Courtesy my eternal love for poetry and mysticism, I recently came across a poem written in Pashto (an eastern Iranian language of the Indo-European family) somewhere around 400 years ago where the poet motivates people to lose. And that, for some reason, dug deeper into my heart than I expected. I had to close the book, relax, and think about how losing is actually more important than winning.
Defeat discomforts people. Be it a sports event, corporate ladder, challenge, argument, or a fight. The same thing is with rejection where people automatically associate rejection in love, job, or sale as a direct attack on their ego. But, that’s a topic for some other day. Today, we’re discussing human psychology about losing.
Why is it that we always focus on winning everything and take losing as an insult? Someone has to lose to make the other win. right? Then why losing is associated with shame? Why are we embarrassed to let people know that we failed in achieving what we actually worked hard for? Why is it assumed that the one who lost is inferior?
Roots of the association of losing with inferiority:
Back in the time, when early men had to fight and hunt for every meal they ever eat, it was associated with the pride in being able to earn their bread. It later turned into the fight for survival when humans started fighting each other to authenticate their dominance and the winner gets to behead the losing one. This custom evolved with the evolution of humankind while keeping the structure the same.
When the man started ruling, there used to be kings and their never satisfying gluttony for expanding their empire. People would assume that the winning king was the one with power and has the capacity to rule the world. They would dethrone and/or force the losing king to give his lost kingdom to the winning king. Rulers would (subconsciously) train people to treat this king miserably and look down upon him. They were brainwashed into believing that losing is something to be ashamed of.
Fast forward many years, people still have the same perspective in their mind about losing at something. Society bashes people for not winning. But, do they ever think that losing is (or can be) better than winning? It’s something that shapes us.
Why do we need to lose?
- Losing doesn’t make you a loser: Losing does not necessarily mean that you aren’t capable of doing something. You lose more often when you’re trying something out of your comfort zone. For instance, you will lose hundreds of times in public speaking events if you’ve been a shy person your whole life. Your app won’t run a thousand times if you’ve never done coding before. But, is it truly losing? You’re learning something every time you lose, and then comes the day when you have tried all the possible ways of losing, so the only option left for you is to win.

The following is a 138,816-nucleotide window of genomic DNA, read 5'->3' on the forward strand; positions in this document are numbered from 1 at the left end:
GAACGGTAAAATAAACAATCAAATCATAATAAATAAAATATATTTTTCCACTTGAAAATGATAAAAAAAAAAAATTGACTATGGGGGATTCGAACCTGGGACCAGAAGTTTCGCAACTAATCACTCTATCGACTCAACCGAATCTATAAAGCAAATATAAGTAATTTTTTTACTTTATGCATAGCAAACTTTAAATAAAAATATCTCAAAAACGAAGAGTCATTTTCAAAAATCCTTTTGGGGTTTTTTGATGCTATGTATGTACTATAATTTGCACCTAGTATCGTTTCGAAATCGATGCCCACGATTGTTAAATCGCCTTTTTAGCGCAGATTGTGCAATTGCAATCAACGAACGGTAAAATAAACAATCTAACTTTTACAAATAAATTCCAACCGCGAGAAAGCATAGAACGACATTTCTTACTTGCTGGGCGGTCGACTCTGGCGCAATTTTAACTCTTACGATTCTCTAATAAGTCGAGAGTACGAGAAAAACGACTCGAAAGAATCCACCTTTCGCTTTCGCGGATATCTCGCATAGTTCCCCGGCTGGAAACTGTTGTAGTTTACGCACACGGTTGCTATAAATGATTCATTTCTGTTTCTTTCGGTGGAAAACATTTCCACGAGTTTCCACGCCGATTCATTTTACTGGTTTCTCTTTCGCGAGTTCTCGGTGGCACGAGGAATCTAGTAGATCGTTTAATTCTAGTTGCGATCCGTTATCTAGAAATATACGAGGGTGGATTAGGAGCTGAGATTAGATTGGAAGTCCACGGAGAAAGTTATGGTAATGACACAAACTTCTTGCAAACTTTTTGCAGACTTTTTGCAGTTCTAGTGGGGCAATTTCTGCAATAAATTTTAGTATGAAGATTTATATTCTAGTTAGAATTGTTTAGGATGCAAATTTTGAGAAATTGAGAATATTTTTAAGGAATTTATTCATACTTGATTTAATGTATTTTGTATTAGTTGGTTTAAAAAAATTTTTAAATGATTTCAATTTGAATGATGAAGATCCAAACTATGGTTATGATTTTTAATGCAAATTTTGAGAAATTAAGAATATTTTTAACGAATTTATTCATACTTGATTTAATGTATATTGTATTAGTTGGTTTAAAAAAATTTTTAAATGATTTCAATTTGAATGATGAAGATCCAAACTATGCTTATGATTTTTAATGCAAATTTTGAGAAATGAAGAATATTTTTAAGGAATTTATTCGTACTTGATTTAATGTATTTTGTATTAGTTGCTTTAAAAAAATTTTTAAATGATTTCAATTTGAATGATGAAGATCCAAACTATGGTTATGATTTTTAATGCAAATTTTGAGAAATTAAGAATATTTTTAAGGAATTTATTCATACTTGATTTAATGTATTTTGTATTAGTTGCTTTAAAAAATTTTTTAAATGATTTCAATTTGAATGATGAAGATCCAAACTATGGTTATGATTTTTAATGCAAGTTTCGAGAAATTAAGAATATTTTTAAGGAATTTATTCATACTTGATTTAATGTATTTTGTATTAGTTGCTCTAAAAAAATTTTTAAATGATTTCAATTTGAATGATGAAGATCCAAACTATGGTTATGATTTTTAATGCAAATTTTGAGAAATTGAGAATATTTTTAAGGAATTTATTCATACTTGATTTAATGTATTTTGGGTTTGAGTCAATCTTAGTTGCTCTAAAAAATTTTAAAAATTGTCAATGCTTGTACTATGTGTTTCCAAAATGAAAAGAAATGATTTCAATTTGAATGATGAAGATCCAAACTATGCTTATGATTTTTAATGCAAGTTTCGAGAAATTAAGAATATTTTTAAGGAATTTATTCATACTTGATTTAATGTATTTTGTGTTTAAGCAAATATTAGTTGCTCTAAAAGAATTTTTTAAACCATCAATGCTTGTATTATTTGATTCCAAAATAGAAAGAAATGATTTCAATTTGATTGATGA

- At times, losing rewards more than winning: Going by the cliche, you never lose, you learn. This holds immense truth in it. You only lose when you refuse to learn from it. In some cases, (think of a race) winning has a limited reward like a medal or a trophy while losing can teach you something priceless i.e., a lesson for a lifetime. It opens the door to an ocean of learning right before you. It’s up to you, how deep you’re willing to dive in, to quench your thirst for learning.
- The more you lose, the more you’ll cherish the victory: Seen that half black-half white Chinese symbol called Yin-Yang? Well, it’s more than just a symbol. It shows how the contrary composes the world and how things hold no value without its opposite. You can’t feel happy if you’ve never been sad, there won’t be any height if there’s no depth, no concept of cold without hot, no joy of liberation without being caged, no light without dark, no comfort without distress, and the list goes on. So tell me, my friend, how will you ever cherish your victory if you have never tasted defeat? Losing not only teaches you the right way to win but also makes you embrace your victory more as it’s hard-earned.
- Losing makes you wiser, modest, and empathetic: Victory after victory fills a person with the ego of being invincible. It takes them away from humanity and empathy. They forget that we’re all humans and a human is merely a visitor. History has it that emperors like Alexander the Great, Genghis Khan, Timur, Adolf Hitler, Joseph Stalin lost their touch from humanity after having victories coming their way. But what’s the point of winning if all you’re winning is some material thing? The Earth is littered with the ruins of empires that believed they were eternal. Losing awakens empathy in you. You understand people more because you know firsthand the number of effort it takes to achieve what one aims for. This realization comes with wisdom and modesty which definitely is more valuable than mortal things you achieve by winning i.e., to never let you forget your roots.
- It improves your critical thinking and decision making by knowing when to lose to win: There are things beyond losing or winning like the love of your near and dears. It’s better to win the person than to win the argument. However, it’s easier said than done. If you’re in a habit of winning every fight, you won’t ever realize when to let the other person win. Only experience will teach you this. And once you rise above the desire of winning everything, you’ll be able to make better decisions and think critically. Losing eventually lets you see the bigger picture of life.
I have portrayed a brighter side of losing from every aspect. However, you won’t gain anything if you’re losing with the selfishness of winning just for the sake of it. Lose to learn and you won’t lose a single thing in your life.